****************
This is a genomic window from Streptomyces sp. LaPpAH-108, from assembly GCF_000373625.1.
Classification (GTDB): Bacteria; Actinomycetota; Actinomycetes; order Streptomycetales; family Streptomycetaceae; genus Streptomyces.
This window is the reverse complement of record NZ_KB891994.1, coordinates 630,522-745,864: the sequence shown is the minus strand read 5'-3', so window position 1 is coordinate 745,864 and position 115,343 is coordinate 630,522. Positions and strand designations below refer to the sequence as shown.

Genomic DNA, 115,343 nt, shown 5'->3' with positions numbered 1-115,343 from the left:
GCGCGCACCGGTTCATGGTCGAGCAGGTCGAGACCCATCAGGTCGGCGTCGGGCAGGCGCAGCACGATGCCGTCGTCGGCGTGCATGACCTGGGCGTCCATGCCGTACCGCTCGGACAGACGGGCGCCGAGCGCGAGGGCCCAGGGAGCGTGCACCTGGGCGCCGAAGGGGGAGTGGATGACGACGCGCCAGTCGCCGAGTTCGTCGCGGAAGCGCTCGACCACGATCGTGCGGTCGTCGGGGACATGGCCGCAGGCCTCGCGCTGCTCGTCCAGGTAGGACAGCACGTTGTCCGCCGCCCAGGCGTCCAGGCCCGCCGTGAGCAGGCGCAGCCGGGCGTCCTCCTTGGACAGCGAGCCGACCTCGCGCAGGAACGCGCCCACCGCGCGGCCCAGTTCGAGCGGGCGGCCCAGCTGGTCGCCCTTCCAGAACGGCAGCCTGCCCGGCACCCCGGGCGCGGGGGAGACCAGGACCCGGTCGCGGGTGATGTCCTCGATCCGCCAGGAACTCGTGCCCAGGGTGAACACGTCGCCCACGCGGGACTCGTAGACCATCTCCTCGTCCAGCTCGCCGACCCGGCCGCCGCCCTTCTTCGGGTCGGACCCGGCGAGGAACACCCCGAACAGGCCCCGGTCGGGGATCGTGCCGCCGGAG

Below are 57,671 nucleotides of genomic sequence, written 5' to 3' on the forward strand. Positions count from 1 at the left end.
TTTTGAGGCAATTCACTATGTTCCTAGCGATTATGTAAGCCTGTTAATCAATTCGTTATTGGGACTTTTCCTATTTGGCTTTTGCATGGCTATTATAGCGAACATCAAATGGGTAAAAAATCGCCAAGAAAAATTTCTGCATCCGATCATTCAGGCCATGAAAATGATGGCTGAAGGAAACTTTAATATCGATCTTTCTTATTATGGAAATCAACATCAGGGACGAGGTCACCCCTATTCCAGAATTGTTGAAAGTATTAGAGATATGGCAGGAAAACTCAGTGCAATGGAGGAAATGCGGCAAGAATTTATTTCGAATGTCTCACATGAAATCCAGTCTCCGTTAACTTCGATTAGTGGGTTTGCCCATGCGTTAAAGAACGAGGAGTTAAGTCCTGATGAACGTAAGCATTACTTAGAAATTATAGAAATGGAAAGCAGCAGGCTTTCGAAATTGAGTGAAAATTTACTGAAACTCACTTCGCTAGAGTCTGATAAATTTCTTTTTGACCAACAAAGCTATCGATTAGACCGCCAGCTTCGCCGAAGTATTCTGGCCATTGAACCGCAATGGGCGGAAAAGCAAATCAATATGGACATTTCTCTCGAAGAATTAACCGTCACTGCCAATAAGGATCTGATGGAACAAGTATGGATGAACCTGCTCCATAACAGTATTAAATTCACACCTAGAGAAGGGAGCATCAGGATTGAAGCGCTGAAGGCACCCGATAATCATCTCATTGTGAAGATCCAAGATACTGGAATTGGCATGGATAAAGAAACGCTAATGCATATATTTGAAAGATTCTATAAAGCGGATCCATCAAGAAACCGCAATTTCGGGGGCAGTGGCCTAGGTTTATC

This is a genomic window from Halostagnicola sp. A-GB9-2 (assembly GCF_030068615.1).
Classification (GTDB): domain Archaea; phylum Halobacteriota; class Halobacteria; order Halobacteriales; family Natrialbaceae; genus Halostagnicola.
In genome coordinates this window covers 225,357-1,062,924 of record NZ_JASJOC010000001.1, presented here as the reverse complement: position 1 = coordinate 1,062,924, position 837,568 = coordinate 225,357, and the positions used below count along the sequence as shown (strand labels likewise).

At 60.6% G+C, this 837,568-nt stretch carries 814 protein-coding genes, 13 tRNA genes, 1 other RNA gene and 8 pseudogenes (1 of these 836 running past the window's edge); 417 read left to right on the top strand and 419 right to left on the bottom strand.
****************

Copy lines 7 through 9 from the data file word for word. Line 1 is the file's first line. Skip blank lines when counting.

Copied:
TTTTGAGGCAATTCACTATGTTCCTAGCGATTATGTAAGCCTGTTAATCAATTCGTTATTGGGACTTTTCCTATTTGGCTTTTGCATGGCTATTATAGCGAACATCAAATGGGTAAAAAATCGCCAAGAAAAATTTCTGCATCCGATCATTCAGGCCATGAAAATGATGGCTGAAGGAAACTTTAATATCGATCTTTCTTATTATGGAAATCAACATCAGGGACGAGGTCACCCCTATTCCAGAATTGTTGAAAGTATTAGAGATATGGCAGGAAAACTCAGTGCAATGGAGGAAATGCGGCAAGAATTTATTTCGAATGTCTCACATGAAATCCAGTCTCCGTTAACTTCGATTAGTGGGTTTGCCCATGCGTTAAAGAACGAGGAGTTAAGTCCTGATGAACGTAAGCATTACTTAGAAATTATAGAAATGGAAAGCAGCAGGCTTTCGAAATTGAGTGAAAATTTACTGAAACTCACTTCGCTAGAGTCTGATAAATTTCTTTTTGACCAACAAAGCTATCGATTAGACCGCCAGCTTCGCCGAAGTATTCTGGCCATTGAACCGCAATGGGCGGAAAAGCAAATCAATATGGACATTTCTCTCGAAGAATTAACCGTCACTGCCAATAAGGATCTGATGGAACAAGTATGGATGAACCTGCTCCATAACAGTATTAAATTCACACCTAGAGAAGGGAGCATCAGGATTGAAGCGCTGAAGGCACCCGATAATCATCTCATTGTGAAGATCCAAGATACTGGAATTGGCATGGATAAAGAAACGCTAATGCATATATTTGAAAGATTCTATAAAGCGGATCCATCAAGAAACCGCAATTTCGGGGGCAGTGGCCTAGGTTTATC

This is a genomic window from Halostagnicola sp. A-GB9-2 (assembly GCF_030068615.1).
Classification (GTDB): domain Archaea; phylum Halobacteriota; class Halobacteria; order Halobacteriales; family Natrialbaceae; genus Halostagnicola.